Late September, 2006. A sweaty Leadmill in Sheffield. An enraptured crowd are treated to just under an hour of joyous girl-group pop, performed replete with neatly executed dance routines and heart-warming harmonies. At one point, Rosay, as she was then known, looked over at me and held my eyeline for a few, brief seconds. I felt slightly giddy, flushed with that sense of euphoria that music can sometimes bring. By this stage in the gig, I had briefly come round to thinking that the band singing before me were the saviours of modern pop and could only envisage the world quickly realising this and their long term chart success being completely assured.
As history records, ‘We Are The Pipettes’ was little more than a footnote in that year’s musical history and the notable silence and departure of two thirds of the group in the intervening time would suggest that that situation is unlikely to change any time soon. Having said all of that, it’s a marvellous pop album and gloriously fun from start to finish. For all the associations with throwaway, cheesy pop, there are numerous masterful tunes on this record, including the epic ‘A Winter’s Sky’ and the splendidly upbeat ‘Pull Shapes’ which lightly stroked the top forty at one point.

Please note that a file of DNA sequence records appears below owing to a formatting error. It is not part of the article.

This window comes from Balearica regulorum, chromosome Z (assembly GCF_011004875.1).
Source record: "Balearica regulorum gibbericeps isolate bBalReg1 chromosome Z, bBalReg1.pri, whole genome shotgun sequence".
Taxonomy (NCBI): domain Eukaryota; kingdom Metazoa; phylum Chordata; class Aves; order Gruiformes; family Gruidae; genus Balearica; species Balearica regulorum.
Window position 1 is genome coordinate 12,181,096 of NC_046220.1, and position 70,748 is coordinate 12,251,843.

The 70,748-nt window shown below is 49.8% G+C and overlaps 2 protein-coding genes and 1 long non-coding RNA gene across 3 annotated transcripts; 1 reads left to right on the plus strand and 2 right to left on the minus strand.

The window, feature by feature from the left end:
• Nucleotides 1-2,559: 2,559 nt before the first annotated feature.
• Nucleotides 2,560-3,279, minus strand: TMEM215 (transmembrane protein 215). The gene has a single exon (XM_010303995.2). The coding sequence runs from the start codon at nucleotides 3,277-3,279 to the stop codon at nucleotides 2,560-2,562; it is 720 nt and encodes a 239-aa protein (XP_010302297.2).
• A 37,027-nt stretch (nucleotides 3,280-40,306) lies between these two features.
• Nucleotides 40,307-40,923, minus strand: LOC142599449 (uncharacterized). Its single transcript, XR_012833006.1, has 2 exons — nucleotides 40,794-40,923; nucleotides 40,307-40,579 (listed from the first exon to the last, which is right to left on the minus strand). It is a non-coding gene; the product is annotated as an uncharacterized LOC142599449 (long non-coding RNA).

To deny that the vintage girl-groups of the 1960s were the basis for the sound of The Pipettes would be churlish, but to write them off as simply copyists would be similarly stupid. There’s a shambling indie sensibility running through the heart of this record and on a few occasions it does sound like the songs might disintegrate if you gave them a little shove. I rather like that held-together-by-will-power-alone feel and ‘We Are The Pipettes’ remains one of the albums I reach for when I need a dependable burst of aural sunshine.